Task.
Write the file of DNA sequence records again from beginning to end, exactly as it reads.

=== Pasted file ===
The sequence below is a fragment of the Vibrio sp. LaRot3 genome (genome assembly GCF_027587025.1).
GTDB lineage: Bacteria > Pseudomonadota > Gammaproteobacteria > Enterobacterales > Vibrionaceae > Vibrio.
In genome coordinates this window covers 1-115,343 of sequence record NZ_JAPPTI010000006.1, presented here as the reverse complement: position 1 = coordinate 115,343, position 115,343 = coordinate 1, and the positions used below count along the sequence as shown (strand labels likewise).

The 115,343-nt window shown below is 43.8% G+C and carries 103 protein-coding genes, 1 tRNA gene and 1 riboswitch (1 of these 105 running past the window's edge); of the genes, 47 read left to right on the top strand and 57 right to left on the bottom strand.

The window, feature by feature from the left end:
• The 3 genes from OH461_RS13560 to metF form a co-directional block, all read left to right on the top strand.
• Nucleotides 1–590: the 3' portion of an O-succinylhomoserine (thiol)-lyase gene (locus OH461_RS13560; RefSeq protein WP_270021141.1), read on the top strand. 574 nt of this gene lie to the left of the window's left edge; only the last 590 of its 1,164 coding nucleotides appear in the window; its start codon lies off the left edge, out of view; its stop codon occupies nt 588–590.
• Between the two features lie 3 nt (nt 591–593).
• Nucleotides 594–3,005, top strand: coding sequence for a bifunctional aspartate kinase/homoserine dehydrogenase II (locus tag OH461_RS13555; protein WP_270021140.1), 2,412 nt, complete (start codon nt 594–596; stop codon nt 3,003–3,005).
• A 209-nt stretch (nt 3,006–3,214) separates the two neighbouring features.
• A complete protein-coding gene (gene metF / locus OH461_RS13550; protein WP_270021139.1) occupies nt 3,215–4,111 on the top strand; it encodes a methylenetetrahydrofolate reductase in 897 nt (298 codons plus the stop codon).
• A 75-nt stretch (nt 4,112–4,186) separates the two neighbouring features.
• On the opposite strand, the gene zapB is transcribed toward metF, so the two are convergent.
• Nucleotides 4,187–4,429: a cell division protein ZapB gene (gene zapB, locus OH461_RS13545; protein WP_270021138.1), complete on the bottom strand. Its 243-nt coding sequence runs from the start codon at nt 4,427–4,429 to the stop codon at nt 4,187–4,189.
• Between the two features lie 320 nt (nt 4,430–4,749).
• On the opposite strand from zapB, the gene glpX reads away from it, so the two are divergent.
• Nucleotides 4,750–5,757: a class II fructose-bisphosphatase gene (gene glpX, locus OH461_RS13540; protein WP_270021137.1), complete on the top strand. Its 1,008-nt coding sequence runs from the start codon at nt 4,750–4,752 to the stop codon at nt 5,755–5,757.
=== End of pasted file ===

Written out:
The sequence below is a fragment of the Vibrio sp. LaRot3 genome (genome assembly GCF_027587025.1).
GTDB lineage: Bacteria > Pseudomonadota > Gammaproteobacteria > Enterobacterales > Vibrionaceae > Vibrio.
In genome coordinates this window covers 1-115,343 of sequence record NZ_JAPPTI010000006.1, presented here as the reverse complement: position 1 = coordinate 115,343, position 115,343 = coordinate 1, and the positions used below count along the sequence as shown (strand labels likewise).

The 115,343-nt window shown below is 43.8% G+C and carries 103 protein-coding genes, 1 tRNA gene and 1 riboswitch (1 of these 105 running past the window's edge); of the genes, 47 read left to right on the top strand and 57 right to left on the bottom strand.

The window, feature by feature from the left end:
• The 3 genes from OH461_RS13560 to metF form a co-directional block, all read left to right on the top strand.
• Nucleotides 1–590: the 3' portion of an O-succinylhomoserine (thiol)-lyase gene (locus OH461_RS13560; RefSeq protein WP_270021141.1), read on the top strand. 574 nt of this gene lie to the left of the window's left edge; only the last 590 of its 1,164 coding nucleotides appear in the window; its start codon lies off the left edge, out of view; its stop codon occupies nt 588–590.
• Between the two features lie 3 nt (nt 591–593).
• Nucleotides 594–3,005, top strand: coding sequence for a bifunctional aspartate kinase/homoserine dehydrogenase II (locus tag OH461_RS13555; protein WP_270021140.1), 2,412 nt, complete (start codon nt 594–596; stop codon nt 3,003–3,005).
• A 209-nt stretch (nt 3,006–3,214) separates the two neighbouring features.
• A complete protein-coding gene (gene metF / locus OH461_RS13550; protein WP_270021139.1) occupies nt 3,215–4,111 on the top strand; it encodes a methylenetetrahydrofolate reductase in 897 nt (298 codons plus the stop codon).
• A 75-nt stretch (nt 4,112–4,186) separates the two neighbouring features.
• On the opposite strand, the gene zapB is transcribed toward metF, so the two are convergent.
• Nucleotides 4,187–4,429: a cell division protein ZapB gene (gene zapB, locus OH461_RS13545; protein WP_270021138.1), complete on the bottom strand. Its 243-nt coding sequence runs from the start codon at nt 4,427–4,429 to the stop codon at nt 4,187–4,189.
• Between the two features lie 320 nt (nt 4,430–4,749).
• On the opposite strand from zapB, the gene glpX reads away from it, so the two are divergent.
• Nucleotides 4,750–5,757: a class II fructose-bisphosphatase gene (gene glpX, locus OH461_RS13540; protein WP_270021137.1), complete on the top strand. Its 1,008-nt coding sequence runs from the start codon at nt 4,750–4,752 to the stop codon at nt 5,755–5,757.